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# LINA recently purchased a new combination lock for her gym

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VP
Joined: 25 Nov 2004
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LINA recently purchased a new combination lock for her gym [#permalink]

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02 Jan 2005, 22:41
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LINA recently purchased a new combination lock for her gym locker but canâ€™t remember the combination. What she does remember is that of the four digits, all between 0 and 9, the first is a prime number and the last is an even digit. How many different four-digit number combinations must Lynda try to be certain of opening her lock?

A. 200

B. 1296

C. 1600

D. 1620

E. 2000

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Intern
Joined: 02 Jan 2005
Posts: 5

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Location: Boston
Multiply the Number of Possibilities in each Space [#permalink]

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02 Jan 2005, 23:05
In this problem there are four decimal places to consider. We are told that the first place contains a prime. The single digit primes are 2, 3, 5, and 7. That's 4 choices. Since the second and third places have no restriction, thay can be any of the numbers from 0 to 9. So 10 possibilities each. The final place must be occupied by an even digit: 0, 2, 4, 6, or 8. 5 choices.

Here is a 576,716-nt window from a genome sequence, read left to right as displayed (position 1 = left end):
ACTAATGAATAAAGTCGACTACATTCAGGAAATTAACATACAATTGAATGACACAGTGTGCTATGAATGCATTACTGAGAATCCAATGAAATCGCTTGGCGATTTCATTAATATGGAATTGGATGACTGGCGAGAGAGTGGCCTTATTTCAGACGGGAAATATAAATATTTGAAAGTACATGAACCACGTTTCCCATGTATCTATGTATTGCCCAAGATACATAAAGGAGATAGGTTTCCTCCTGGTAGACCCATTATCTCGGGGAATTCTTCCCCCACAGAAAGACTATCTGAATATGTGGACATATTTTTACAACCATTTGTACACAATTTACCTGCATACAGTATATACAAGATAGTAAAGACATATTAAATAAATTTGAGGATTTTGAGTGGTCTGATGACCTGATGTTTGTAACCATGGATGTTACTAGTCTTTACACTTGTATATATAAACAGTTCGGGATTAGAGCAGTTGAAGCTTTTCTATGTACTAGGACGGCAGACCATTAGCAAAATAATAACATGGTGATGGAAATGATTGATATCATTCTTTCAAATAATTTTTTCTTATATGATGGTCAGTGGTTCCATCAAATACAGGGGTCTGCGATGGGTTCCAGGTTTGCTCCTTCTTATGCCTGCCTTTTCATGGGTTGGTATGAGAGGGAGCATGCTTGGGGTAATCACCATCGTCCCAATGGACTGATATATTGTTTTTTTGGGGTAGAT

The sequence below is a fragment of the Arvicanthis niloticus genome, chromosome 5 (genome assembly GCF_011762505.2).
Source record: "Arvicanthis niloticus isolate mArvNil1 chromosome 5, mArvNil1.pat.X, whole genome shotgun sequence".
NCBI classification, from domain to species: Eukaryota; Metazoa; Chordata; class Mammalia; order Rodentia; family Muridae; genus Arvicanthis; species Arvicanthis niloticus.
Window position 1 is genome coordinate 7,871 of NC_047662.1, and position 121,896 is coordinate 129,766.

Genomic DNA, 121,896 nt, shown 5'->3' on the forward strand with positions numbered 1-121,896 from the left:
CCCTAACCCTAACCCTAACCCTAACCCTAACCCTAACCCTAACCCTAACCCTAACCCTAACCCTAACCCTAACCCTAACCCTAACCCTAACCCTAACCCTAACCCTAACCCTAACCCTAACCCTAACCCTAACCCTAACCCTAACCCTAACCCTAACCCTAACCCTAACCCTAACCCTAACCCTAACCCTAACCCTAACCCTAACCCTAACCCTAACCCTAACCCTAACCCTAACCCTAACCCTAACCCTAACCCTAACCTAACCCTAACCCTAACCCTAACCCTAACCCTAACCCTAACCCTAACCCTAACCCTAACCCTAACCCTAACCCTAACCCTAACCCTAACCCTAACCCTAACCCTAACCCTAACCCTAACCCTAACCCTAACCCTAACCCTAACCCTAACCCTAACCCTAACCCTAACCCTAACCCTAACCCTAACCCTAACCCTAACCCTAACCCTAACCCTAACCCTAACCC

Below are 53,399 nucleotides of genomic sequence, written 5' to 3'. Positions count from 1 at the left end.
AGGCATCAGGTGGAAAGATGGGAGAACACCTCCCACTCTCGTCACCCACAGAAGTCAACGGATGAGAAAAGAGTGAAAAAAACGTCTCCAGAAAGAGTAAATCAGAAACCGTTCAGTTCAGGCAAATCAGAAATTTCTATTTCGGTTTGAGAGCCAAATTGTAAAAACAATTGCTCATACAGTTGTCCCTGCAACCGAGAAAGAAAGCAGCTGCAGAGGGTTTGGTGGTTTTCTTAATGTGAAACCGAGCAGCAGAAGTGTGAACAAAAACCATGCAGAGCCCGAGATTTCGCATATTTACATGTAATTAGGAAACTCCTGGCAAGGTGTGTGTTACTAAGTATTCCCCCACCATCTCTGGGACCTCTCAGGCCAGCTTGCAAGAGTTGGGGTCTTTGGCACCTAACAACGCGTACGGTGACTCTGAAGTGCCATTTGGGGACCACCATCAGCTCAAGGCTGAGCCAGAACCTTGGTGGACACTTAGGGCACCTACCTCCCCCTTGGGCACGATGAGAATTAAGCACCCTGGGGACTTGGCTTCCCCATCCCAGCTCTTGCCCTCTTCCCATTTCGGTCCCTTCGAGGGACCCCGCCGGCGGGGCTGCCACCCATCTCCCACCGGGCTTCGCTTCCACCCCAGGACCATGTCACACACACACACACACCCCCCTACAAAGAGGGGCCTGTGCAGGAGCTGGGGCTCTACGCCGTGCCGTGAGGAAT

The numbers chosen for one space do not affect the choices for the other spaces, so just muliply the number of choices for each space together.

4*10*10*5 = 2000.

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Manager
Joined: 29 Jul 2004
Posts: 61

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03 Jan 2005, 09:43
MA wrote:
LINA recently purchased a new combination lock for her gym locker but canâ€™t remember the combination. What she does remember is that of the four digits, all between 0 and 9, the first is a prime number and the last is an even digit. How many different four-digit number combinations must Lynda try to be certain of opening her lock?

A. 200

B. 1296

C. 1600

D. 1620

E. 2000

Doesn't between on the gmat mean exclusive unless otherwise stated? So on the gmat wouldn't 0 and 9 be excluded values?

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Intern
Joined: 02 Jan 2005
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03 Jan 2005, 11:07
Todd,

You raise a very good point. But if we can select only from the digits 1, 2, 3, 4, 5, 6, 7, and 8, then we get a number of possible combinations that is not among the answer choices.

With this restricted set, the first space, which has to be a prime, can only be 2, 3, 5, or 7. That's 4 choices. The second space has all 8 possible digits. The third space has 8 again. The fourth space could be 2, 4, 6, or 8. 4 Choices.

4 * 8 * 8 * 4 = 1024. That number is not offered.

So we have to assume, even if it is contrary to the test's convention, that we are allowed to use 0 and 9.
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Very Good Point. But then there is no correct answer.   [#permalink] 03 Jan 2005, 11:07
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